Whether choosing a surgical or nonsurgical approach to treatment, physical therapy is a vital part of healing from an ACL tear or injury. When it comes to ACL rehabilitation, there are three main treatment goals your physical therapist and orthopaedic surgeon will work towards for you to be cleared to return to normal activity.
The three main treatment goals include:
Your doctor and physical therapist will design a comprehensive physical rehabilitation (rehab) program that takes into consideration the following:
Throughout the next several months, you will work with your physical therapist on incorporating strength and flexibility exercises, including sport-specific exercises. UPMC Sports Medicine’s science-based approach to rehabilitation from ACL injury typically involves five phases. The duration of each phase will depend on your approach to treatment.
The first two months of rehab are crucial to the healing process after ACL surgery.
You'll learn exercises that will help you:
Based on how severe your ACL injury, you should attend PT at your local rehab center one to three times a week. You should also practice your exercises at home.
When you regain control of the quads and range of motion in the knee, the focus of rehab changes to:
At this time, your physical therapist might let you do more rehab on your own at the gym. You'll only need to come to the rehab center for routine check-ins.
Based on your progress, you'll start running as early as four months after ACL surgery.
Your physical therapist will work with you in a controlled setting on a treadmill to assess leg movement and function.
As fitness and performance improve, he or she might ask you to start low-level agility training. These basic footwork drills and simple direction changes will help you move on to sport-specific exercises.
Five to eight months after ACL surgery, your doctor and physical therapist will see if you're ready for jumping.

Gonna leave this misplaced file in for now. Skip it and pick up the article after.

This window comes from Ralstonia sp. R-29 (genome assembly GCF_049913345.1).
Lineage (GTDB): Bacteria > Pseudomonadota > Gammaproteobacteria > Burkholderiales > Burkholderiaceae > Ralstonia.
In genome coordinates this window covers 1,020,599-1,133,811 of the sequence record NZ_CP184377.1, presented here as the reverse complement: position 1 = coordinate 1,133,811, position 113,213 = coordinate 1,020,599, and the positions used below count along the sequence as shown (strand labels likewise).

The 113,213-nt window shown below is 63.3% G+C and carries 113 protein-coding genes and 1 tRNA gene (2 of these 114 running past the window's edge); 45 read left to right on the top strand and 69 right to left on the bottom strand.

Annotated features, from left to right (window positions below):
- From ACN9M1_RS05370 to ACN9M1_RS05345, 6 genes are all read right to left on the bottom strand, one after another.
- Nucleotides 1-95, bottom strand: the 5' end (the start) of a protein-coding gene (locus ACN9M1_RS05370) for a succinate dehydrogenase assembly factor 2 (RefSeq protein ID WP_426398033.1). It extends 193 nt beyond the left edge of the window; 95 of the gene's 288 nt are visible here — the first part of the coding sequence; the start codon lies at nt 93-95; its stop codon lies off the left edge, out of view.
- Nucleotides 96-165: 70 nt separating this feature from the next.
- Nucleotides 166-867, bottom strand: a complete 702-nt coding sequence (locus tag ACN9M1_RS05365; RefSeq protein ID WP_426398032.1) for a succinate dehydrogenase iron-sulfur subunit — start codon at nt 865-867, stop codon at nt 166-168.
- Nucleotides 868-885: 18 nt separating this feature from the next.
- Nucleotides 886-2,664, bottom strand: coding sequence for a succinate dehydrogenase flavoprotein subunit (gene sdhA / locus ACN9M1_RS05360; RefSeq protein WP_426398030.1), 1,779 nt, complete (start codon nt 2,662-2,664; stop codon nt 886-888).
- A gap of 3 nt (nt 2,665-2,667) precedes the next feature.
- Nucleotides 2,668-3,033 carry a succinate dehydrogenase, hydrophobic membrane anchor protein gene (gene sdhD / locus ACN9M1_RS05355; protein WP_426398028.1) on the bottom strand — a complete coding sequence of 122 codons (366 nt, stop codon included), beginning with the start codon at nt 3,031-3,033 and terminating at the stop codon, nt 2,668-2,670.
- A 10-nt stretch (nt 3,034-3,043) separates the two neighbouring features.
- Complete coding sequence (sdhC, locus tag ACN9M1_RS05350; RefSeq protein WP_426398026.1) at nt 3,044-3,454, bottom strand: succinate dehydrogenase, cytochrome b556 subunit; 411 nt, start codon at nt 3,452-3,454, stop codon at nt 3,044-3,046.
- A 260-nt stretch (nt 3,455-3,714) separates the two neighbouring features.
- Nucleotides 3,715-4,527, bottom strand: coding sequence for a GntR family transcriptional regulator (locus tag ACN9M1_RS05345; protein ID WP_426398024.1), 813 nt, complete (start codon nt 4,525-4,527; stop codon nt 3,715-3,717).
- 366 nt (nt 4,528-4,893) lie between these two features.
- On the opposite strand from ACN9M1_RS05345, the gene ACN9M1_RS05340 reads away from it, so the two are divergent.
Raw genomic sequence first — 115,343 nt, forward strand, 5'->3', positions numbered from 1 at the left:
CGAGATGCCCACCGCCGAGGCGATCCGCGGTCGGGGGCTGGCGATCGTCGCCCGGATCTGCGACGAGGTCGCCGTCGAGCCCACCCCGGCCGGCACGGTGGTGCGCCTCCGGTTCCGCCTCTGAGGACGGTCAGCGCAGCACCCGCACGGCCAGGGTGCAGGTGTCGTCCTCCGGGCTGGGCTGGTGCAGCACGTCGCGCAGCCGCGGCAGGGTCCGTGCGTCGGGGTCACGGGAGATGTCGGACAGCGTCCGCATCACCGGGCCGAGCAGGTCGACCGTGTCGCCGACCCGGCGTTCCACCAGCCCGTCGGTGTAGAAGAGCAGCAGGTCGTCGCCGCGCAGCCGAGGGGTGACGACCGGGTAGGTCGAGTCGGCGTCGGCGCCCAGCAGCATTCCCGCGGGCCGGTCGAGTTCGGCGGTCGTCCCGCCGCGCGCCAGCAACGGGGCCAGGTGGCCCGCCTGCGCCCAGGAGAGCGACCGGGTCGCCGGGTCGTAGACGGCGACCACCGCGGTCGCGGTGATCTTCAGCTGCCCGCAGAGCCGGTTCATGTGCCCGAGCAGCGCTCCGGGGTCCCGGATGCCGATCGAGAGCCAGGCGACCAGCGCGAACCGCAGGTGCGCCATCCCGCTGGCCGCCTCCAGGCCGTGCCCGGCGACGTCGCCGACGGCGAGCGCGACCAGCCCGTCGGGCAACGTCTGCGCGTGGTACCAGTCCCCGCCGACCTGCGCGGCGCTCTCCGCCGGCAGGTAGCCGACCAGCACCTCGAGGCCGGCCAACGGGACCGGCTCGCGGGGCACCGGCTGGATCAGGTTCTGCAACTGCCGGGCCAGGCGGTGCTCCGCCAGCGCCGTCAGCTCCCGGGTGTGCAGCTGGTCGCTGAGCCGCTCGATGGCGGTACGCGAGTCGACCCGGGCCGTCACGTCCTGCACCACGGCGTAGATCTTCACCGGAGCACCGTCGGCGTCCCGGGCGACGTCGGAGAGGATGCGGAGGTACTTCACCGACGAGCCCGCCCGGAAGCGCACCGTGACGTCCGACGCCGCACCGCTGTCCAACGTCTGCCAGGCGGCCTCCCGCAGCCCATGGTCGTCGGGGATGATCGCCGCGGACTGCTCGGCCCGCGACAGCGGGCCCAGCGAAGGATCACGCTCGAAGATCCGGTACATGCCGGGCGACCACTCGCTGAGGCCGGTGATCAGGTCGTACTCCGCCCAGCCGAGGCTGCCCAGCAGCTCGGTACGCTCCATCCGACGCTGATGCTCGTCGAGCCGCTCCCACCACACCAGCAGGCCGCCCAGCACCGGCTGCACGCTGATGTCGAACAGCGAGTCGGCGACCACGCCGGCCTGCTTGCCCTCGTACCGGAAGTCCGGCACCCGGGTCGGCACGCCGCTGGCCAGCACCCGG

Phase 3 adds jumping and landing on two feet versus the low-level agility drills from phase 2. This may include simple exercises like jumping on flat ground all the way to complex drills like jumping on and off boxes.
In this phase, it's vital to work on movement patterns to prevent future knee injuries.
Six to nine months post ACL surgery, you'll start drills that focus on single leg jumps and landings, and sports-specific cutting.
Cutting drills involve speed and sudden changes in movement.
Your physical therapist will add cutting drills towards the last two months of rehab. By now, your hurt leg should have the same strength and flexibility as your healthy leg.
The last phase of rehab takes place at nine to 12 months. The focus of this phase is to steadily add sports movements at slow speeds and then faster speeds.
You'll start doing sport-specific drills with teammates.
If you play contact sports (like football, soccer, or basketball), your physical therapist can help design a plan to introduce contact slowly.
These are the common guidelines we suggest after ACL surgery. They may vary based on each person and their desired activities. Athletes should follow them closely to help return to play on schedule.
When rehabbing from ACL surgery, your physical therapist will include drills at each phase of recovery that will help:
During rehab from ACL reconstruction, you'll learn:
Contact the UPMC Sports Medicine ACL Program today to learn more or make an appointment.